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The Department of Energy commits US$1 billion in Recovery Act funding to FutureGen

World Coal,

The US Department of Energy (DOE) has announced that it has formally committed US$1 billion in Recovery Act funding to build the FutureGen clean coal project.

A statement on the DOE’s website says that it has signed new agreements with the FutureGen Industrial Alliance and Ameren Energy Resources. They will now work to select an Illinois host community for the carbon storage site, as well as a geologic sequestration research complex and a craft labour training centre.

It is hoped that the FutureGen project will help to position the US as a leader in innovative technologies for reducing carbon emissions from existing coal-fired power plants, as well as bring around 900 jobs to Illinois and a further 1000 to suppliers across the state.

Energy secretary Steven Chu said in the statement: “Today's milestone will help ensure the US remains competitive in a carbon constrained economy, creating jobs while reducing greenhouse gas pollution.”

Ameren Energy Resources, Babcock & Wilcox (B&W), and Air Liquide Process & Construction Inc. are leading the project to repower Ameren’s 200 MW Unit 4 in Meredosia, Illinois, with advanced oxy-combustion technology. The plant’s new boiler, air separation unit, CO2 purification and compression unit will deliver 90% CO2 capture and eliminate most SOx, NOx, mercury and particulate emissions.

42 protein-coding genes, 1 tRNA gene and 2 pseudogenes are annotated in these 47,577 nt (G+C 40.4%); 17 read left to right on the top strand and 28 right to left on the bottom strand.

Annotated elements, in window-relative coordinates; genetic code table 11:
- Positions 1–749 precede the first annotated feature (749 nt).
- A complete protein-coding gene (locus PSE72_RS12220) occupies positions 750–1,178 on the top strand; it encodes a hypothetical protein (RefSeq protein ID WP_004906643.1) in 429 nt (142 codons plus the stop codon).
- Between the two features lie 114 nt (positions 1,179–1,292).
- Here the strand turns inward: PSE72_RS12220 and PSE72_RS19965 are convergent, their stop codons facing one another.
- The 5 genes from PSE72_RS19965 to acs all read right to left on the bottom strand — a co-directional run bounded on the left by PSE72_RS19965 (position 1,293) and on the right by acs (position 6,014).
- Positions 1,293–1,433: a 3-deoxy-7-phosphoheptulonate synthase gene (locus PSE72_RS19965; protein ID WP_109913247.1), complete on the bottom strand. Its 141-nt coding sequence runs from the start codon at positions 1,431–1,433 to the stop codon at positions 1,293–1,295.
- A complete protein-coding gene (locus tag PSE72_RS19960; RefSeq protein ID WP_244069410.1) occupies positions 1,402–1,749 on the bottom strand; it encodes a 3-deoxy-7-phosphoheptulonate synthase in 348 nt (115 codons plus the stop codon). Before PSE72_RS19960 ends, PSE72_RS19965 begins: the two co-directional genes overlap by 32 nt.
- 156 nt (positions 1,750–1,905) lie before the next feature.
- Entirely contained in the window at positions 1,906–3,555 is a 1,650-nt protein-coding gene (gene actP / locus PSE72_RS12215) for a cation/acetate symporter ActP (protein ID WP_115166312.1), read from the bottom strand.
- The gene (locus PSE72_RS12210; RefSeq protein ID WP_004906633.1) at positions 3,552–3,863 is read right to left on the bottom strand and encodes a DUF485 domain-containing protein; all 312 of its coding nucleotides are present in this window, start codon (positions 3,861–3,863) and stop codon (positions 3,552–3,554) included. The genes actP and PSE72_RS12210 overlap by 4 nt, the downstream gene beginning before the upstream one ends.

The FutureGen Industrial Alliance and the Ameren, B&W, and Air Liquide team are developing a technical cooperation agreement to ensure coordination among each element in FutureGen 2.0 and to provide the foundation for rapid commercial deployment for the technology once this facility is operational. 

The Alliance will also build a CO2 pipeline network from Meredosia to the sequestration site. The pipeline and storage site will transport and store more than 1 million tpa of captured CO2. The pipeline network, along with the storage site, which will be selected in early 2011, will help to lay the foundation for a regional CO2 network. The Illinois storage site will be used to research site characterisation, injection and storage, as well as CO2 monitoring and measurement.

US Senator Dick Durbin said: “If there was any remaining question as to whether FutureGen is really coming to Illinois, today we have the answer.”

The DOE’s announcement had been anticipated, as it needed to commit the US$1 billion in Recovery Act funding before 30 September 2010.

Read the article online at:$1_billion_to_futuregen_project/


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